NEW YORK (TheStreet) -- I have a soft spot for socially awkward San Francisco entrepreneurs. I figured at some point that weakness would burn me.
Now, on the rebound, I'm done giving Zynga (ZNGA) CEO Mark Pincus the benefit of the doubt.
Pincus sold the company's stock in a $12 per share secondary offering. Weeks later Zynga reported a pathetic quarter. Longs got fleeced. Pincus charged the shaver.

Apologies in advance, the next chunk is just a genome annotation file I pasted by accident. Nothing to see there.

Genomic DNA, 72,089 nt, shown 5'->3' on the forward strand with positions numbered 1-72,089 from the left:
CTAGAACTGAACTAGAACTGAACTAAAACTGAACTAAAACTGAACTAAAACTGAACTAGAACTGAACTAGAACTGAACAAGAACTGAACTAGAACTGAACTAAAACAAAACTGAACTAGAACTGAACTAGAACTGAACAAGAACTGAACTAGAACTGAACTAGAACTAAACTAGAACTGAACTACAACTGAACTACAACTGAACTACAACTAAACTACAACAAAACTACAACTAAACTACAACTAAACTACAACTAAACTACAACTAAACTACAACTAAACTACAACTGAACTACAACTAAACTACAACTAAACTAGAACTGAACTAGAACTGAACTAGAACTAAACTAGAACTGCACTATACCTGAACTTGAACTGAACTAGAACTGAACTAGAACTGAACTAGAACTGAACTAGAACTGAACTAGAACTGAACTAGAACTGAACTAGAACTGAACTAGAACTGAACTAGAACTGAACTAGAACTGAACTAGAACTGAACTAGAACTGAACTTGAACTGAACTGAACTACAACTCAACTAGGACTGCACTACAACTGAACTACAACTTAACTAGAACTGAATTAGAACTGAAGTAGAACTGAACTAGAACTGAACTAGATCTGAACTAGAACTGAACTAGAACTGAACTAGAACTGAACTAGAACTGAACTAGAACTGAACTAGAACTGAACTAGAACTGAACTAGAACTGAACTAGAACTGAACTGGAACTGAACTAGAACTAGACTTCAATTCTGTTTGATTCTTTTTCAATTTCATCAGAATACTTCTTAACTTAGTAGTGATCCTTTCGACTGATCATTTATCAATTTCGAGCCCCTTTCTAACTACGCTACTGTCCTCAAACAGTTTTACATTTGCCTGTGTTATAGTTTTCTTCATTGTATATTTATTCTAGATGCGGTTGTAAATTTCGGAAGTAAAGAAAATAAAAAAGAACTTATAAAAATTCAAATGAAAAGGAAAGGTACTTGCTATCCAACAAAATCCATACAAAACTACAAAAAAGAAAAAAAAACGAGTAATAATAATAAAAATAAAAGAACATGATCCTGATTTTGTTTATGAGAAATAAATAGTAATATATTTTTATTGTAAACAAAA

As employees from every rank jump ship at Zynga, the ones with the privilege of quitting to Pincus' face likely tell him, It's not me, it's you.Investors who dumped the stock do not misunderstand Zynga. And folks who are furious with Pincus have a right to be. Whether he broke the law or not is irrelevant, however one thing's certain. On just about every level, Pincus goes down as 2012's most incompetent CEO. Contrast the unacceptable scene at Zynga with the situation at Pandora (P). Earlier this year, I visited Pandora's Oakland headquarters. I was in the minority on Pandora; therefore, I had to go the extra mile vis-a-vis due diligence. I refused to rely solely on my instinct and standard research. I came away from my chat with Pandora co-founder Tim Westergren more confident than ever in my long position. Ever since Facebook's (FB) IPO blowup, pressure on social media stocks has intensified. Looking back, it's clear Zynga deserved the stereotype of social media loser. Not Pandora; it suffered guilt by association. Before it became obvious, nobody gave Pandora credit for how well positioned it is in the broad new media and mobile spaces. When I met with Westergren, he credited Steve Jobs's invention of Apple's (AAPL) iPhone with Pandora's raging success. Westergren and his team at Pandora saw the shift to mobile coming before the media and bearish Wall Street analysts a) started writing about it and b) incompetently misunderstood it. Not only did Pandora understand the dynamics of mobile migration, it prepared for them. And, as Chairman and CEO Joe Kennedy explained on Wednesday's impressive earnings call, the interactive nature of Pandora as a visual and auditory platform provides display advertisers with more mobile real estate and audio spots with an already tuned-in audience. And, of course, Pandora can mix approaches across ad types and user platforms. If you connected the dots on Pandora, faith has been rewarded. Mobile revenue came in at $59.2 million for the second quarter of 2013, up 86% year-over-year. Pandora now derives more revenue from mobile than it does the desktop. Pandora can target anybody with a budget, but its ability to focus on the $14 billion traditional radio ad market gives it edges practically everybody chose to ignore. First, all Pandora sales executives across the country have to do is turn on the radio for the good leads.
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